Why Apu Nahasapeemapetilon matters – a response from an Indian immigrant

*Trigger Warning* If you need a trigger warning, you’re a moron.

Right, so I’ve been moved strongly enough to write what I think about the whole Apu from Simpsons issue. And considering that I too am an Indian immigrant to the West, somehow that endows me with more special powers to talk about this, than someone who doesn’t share my background. Why? Because #identity reasons (apparently).

So why is the loveable Kwik-E-Mart owner suddenly in the news? Well thanks to a “comic” (a really elastic use of that term is in play here) called Hari Kondabolu who made a documentary about Apu last year called, The Problem with Apu. I can think of only one – there was no spin-off. The reason why I find it hard to call Hari a comic, is because of the following ‘bits’ he does in his Netflix standup:

That’s not terrorism okay, cause a white dude did a shooting. That’s mental health issues. As opposed to a suicide bomber who completely has his shit together.

My healthcare proposal wasn’t about a redistribution of wealth. My healthcare proposal was about a redistribution of organs from the rich to poor. Like a bunch of scalpel-wielding robin hoods in the night.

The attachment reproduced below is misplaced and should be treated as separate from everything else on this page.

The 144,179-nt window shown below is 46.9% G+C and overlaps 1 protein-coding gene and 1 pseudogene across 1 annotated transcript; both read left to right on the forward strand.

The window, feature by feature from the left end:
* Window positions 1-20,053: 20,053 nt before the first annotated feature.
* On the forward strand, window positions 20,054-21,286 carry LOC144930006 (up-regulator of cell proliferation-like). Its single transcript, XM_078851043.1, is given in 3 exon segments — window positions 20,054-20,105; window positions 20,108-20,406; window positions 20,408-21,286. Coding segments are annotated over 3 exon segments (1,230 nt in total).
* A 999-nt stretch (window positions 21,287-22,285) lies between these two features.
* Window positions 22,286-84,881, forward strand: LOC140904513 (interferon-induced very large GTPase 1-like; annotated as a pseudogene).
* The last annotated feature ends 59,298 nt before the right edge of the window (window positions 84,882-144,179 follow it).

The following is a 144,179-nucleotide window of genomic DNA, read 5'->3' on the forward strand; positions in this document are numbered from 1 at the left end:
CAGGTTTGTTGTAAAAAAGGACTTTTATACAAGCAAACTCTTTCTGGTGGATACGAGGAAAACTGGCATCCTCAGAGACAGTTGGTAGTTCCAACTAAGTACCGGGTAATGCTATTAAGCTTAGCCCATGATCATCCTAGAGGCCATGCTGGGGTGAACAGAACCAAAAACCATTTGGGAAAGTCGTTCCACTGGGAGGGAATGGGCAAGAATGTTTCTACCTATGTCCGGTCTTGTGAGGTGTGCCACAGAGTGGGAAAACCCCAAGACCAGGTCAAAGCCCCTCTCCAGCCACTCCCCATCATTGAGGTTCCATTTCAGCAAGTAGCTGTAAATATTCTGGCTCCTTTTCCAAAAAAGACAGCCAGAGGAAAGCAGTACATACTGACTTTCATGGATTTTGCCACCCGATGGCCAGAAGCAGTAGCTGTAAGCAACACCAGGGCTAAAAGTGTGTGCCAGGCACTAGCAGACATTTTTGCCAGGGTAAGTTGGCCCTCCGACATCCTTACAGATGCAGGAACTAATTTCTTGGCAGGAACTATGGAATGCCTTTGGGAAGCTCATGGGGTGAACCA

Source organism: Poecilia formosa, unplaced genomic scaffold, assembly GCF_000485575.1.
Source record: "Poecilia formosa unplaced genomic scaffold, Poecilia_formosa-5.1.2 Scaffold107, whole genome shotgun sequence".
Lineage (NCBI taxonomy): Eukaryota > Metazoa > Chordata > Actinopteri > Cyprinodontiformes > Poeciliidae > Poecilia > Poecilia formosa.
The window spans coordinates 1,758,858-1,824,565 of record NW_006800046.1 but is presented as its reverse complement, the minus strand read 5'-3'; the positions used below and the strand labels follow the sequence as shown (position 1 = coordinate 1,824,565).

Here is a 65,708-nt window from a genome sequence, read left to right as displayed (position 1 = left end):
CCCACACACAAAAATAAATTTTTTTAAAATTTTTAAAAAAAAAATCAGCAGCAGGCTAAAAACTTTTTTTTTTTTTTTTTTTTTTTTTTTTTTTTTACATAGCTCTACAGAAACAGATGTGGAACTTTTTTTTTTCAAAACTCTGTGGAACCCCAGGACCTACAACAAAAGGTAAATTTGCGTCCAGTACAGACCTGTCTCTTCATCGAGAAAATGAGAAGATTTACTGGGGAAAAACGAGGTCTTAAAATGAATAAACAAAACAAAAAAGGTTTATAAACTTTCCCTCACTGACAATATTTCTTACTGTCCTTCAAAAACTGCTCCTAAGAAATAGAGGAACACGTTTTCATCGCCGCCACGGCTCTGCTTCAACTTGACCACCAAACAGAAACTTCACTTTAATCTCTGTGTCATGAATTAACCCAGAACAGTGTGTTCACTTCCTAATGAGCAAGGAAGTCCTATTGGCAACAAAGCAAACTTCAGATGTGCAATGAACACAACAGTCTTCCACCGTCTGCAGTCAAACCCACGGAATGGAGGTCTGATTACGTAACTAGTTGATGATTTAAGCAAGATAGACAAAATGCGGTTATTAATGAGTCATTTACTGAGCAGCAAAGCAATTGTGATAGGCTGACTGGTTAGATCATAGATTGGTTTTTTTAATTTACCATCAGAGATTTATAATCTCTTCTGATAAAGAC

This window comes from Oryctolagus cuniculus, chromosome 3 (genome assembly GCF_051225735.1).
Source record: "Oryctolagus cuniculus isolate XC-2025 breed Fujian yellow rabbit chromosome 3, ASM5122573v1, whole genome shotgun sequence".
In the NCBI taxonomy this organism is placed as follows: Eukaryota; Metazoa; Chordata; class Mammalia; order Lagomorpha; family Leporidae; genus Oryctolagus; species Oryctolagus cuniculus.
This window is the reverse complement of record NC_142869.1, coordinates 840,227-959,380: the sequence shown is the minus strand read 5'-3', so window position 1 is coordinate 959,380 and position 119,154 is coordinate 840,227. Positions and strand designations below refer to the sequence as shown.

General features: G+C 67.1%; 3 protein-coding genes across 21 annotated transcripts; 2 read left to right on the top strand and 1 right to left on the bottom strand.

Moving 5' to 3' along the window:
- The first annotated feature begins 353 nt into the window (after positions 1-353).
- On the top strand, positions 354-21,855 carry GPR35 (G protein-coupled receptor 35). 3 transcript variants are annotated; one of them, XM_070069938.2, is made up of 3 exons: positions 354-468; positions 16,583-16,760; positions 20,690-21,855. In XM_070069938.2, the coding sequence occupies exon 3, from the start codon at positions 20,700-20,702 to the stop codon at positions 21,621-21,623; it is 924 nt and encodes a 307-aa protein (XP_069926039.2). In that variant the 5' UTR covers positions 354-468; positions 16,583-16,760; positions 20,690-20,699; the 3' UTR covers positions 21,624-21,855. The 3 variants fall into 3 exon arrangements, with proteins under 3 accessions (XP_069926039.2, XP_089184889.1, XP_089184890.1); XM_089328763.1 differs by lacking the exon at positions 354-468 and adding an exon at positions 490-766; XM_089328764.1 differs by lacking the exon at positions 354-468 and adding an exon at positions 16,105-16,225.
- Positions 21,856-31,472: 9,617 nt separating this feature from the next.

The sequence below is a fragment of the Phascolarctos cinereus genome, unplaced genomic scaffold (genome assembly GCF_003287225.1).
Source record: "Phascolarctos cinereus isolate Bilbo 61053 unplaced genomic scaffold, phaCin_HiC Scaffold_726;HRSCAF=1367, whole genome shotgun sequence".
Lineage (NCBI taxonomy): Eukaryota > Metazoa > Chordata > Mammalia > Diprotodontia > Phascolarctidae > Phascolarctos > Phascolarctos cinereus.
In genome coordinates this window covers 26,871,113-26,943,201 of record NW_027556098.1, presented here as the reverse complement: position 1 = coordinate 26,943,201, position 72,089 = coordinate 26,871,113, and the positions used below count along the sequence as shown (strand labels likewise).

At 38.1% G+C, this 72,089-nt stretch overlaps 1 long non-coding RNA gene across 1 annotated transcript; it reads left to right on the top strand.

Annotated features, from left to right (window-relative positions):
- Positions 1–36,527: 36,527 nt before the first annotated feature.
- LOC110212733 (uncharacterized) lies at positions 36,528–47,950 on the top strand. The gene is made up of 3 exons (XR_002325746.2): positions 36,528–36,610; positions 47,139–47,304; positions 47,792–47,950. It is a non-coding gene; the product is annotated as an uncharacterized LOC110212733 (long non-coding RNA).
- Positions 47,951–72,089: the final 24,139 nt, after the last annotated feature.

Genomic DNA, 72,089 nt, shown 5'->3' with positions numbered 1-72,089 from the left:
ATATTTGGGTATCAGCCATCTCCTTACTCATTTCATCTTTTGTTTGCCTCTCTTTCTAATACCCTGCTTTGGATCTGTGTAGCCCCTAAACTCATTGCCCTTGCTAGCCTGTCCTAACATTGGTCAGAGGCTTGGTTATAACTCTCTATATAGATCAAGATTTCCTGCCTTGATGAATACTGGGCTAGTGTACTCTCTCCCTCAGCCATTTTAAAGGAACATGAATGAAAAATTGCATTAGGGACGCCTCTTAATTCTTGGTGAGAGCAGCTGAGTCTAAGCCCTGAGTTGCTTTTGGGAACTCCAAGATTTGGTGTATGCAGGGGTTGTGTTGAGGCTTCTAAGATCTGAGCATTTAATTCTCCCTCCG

*crickets*….

You see these are from the Netflix trailer of his stand-up – and if these are the best bits they thought would entice an audience, I dare not imagine what the rest of the show is like. And I made a vow at the beginning of the year to not subject myself intentionally, to things that I know are highly likely to piss me off. So I opted instead to re-watch Bone Tomahawk on Netflix rather than watch this “documentary” (elastics flying all over here now). And I’m fairly certain that enduring the simultaneously masterful, and grotesque, dramatic representation of a scalping, followed by the stuffing and hammering of the scalp in the victim’s mouth, before flipping the victim on his now exposed brain and then taking a giant axe to his genitals before ripping his entire body into two down the middle (seriously Bone Tomahawk is a hidden Netflix gem); was still a more pleasant experience than enduring yet another millennial with a chip on his shoulder.

So what is Hari’s main problem with Apu? In his own words, Apu is “funny, but that doesn’t mean this representation is accurate or right or righteous. It gets to the insidiousness of racism, though, because you don’t even notice it when it’s right in front of you”. That’s right – it’s racist.

But by that account, so is Groundskeeper Willie, Fat Tony, Carl Carlson or Rabbi Krustofsky. And what of the other stereotypes? The Comic Book Guy, Moe Szyslak, Mr. Burns, or Chief Wiggum? By this logic, the Simpsons is the most hateful television show imaginable. Except it isn’t. It’s brilliant. It’s funny. And it’s a cartoon. It’s not a documentary.